"Send Three and Sixpence. We're Going To A Dance."

“My apologies for writing you a long letter. I did not have time to make it shorter.” Variations thereof, have been attributed to writers as diverse as Mark Twain, Pascal and Cicero.

Whoever said it understood the speed of inaccuracy. The sluggishness of clarity.

Being clear takes longer. If it didn’t, eloquence would be less revered.

And because time is money, most people substitute expedience for the opportunity to be precise. After all, why do one thing well if in the same amount of time we can get three items off our To Do list.

Except, clarity provides focus that expedience never worries about. And focus is the key to being in business. And not.

When margins are razor thin, cash flow is week-to-week and credit is non-existent, you must be certain that everything you’re doing is leading you somewhere better. Because in this economy, the cost of not doing so will probably be fatal.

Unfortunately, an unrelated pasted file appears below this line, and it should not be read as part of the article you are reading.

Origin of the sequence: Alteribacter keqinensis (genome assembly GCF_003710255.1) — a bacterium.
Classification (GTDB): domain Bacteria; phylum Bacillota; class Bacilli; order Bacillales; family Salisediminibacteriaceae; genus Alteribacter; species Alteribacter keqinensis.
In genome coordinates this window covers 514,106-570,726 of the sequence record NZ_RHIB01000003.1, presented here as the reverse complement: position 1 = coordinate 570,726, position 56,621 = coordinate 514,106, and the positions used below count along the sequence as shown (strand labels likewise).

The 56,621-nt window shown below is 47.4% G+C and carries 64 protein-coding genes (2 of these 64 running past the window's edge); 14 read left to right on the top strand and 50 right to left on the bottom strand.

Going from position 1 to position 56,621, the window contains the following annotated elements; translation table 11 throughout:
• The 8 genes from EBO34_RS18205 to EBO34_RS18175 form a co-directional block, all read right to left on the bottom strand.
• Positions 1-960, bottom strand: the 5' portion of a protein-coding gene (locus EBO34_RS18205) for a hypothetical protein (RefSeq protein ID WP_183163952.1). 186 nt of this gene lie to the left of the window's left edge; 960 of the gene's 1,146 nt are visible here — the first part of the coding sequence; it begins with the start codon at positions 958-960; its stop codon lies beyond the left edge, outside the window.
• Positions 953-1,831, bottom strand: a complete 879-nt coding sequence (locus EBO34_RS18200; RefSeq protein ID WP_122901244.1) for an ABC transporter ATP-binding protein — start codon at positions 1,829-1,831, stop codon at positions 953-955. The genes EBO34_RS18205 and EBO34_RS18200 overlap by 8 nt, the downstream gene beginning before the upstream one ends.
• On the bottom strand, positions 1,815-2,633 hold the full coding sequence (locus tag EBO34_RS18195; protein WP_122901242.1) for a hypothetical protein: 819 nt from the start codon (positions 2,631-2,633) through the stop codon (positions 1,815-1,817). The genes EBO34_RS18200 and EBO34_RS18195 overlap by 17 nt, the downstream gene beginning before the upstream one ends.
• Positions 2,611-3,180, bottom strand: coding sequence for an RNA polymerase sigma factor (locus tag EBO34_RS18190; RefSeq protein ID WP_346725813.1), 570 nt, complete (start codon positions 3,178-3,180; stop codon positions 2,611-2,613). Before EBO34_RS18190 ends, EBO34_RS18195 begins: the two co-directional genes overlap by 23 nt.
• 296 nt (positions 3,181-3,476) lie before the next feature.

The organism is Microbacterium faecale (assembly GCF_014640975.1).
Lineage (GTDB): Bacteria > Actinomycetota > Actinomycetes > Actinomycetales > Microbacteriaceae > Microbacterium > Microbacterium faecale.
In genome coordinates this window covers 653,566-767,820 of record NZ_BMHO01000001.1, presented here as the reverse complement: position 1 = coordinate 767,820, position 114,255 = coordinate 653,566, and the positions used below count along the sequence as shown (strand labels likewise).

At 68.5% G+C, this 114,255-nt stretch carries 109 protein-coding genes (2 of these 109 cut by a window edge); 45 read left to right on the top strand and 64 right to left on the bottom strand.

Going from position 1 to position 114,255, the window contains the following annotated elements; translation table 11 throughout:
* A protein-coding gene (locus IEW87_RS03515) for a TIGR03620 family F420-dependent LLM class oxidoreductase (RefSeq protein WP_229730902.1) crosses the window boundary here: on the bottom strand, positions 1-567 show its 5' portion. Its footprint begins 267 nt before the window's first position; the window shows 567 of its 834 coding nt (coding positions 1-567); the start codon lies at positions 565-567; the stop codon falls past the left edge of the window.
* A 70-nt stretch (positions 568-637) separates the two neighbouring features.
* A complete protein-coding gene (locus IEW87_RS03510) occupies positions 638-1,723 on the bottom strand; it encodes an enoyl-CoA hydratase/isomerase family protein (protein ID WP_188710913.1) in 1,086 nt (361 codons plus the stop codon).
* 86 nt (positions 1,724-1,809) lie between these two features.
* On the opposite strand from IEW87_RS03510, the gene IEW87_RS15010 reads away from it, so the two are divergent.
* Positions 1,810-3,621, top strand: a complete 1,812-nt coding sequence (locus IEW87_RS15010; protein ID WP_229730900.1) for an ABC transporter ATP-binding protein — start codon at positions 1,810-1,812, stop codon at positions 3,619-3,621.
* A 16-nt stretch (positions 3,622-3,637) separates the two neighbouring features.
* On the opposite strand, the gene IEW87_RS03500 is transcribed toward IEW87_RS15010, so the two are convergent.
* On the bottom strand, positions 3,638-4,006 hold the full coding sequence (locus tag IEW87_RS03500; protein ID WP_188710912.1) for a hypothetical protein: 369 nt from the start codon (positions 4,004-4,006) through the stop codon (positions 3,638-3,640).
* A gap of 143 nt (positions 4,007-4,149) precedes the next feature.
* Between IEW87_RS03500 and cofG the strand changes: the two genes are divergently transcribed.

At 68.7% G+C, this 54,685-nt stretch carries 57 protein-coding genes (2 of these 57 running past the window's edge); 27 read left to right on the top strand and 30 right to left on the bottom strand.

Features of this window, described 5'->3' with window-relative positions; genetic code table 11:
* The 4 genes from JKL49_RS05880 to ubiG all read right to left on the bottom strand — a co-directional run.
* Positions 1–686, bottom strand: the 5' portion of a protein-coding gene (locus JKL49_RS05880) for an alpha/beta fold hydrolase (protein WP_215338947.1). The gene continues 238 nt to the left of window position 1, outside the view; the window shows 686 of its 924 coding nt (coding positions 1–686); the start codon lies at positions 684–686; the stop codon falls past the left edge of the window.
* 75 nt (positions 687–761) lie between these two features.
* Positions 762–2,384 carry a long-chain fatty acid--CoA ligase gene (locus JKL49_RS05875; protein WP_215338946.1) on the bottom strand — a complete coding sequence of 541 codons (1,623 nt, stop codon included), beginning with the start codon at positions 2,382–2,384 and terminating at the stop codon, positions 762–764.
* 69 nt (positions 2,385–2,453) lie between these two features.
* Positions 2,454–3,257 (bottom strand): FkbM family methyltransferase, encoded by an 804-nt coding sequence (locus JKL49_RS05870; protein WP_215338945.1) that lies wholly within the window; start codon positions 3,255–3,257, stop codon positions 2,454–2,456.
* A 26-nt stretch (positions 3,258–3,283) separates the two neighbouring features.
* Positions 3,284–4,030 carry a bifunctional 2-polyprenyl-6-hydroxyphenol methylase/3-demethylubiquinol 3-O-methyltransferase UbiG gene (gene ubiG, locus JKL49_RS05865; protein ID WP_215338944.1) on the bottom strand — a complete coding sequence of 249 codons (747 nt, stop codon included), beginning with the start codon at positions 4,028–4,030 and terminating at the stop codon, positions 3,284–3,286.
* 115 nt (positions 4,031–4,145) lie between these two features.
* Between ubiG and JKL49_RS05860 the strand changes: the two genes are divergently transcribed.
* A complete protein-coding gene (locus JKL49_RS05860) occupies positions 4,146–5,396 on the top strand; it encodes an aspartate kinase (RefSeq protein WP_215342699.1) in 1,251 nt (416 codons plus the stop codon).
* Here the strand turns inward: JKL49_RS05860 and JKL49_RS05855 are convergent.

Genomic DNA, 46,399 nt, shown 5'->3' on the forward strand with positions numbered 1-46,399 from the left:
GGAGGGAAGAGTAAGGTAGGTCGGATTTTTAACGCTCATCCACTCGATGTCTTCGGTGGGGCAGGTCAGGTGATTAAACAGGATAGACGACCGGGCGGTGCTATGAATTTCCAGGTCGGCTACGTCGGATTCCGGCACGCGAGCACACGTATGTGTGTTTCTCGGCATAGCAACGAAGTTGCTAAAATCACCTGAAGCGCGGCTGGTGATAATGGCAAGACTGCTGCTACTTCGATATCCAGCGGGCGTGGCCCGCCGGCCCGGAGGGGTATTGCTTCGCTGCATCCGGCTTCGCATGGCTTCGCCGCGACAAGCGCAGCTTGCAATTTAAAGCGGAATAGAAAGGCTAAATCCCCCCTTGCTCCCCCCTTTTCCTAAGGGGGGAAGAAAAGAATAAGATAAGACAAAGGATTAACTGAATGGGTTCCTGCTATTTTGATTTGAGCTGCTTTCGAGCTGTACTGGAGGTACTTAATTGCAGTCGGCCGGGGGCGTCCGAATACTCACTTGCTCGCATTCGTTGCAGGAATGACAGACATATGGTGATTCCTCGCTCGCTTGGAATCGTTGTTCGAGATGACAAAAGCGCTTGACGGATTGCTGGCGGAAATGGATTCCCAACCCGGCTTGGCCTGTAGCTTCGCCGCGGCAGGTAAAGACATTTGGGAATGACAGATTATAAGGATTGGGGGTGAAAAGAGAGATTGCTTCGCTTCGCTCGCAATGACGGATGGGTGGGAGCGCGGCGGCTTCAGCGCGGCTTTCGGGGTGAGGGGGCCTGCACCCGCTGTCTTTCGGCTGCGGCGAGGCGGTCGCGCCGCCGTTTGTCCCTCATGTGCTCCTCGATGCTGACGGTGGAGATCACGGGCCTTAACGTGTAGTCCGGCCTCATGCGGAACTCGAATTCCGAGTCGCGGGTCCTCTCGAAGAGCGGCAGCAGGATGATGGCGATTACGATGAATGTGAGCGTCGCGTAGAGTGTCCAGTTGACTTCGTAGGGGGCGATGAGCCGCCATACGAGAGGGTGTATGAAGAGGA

So stop.

Then find a way to get clear about where you’re headed.

Doing so will take much longer than feels comfortable.

The alternative will feel very much worse.

Today’s title, incidentally, was the urgent message delivered to the commander of a British relief column during Word War I.

Said quickly, it does sound very much like, ‘Send reinforcements. We’re going to advance.”

Stupid? In hindsight, of course.

The trick is to swap hindsight for foresight.

It's much less expensive.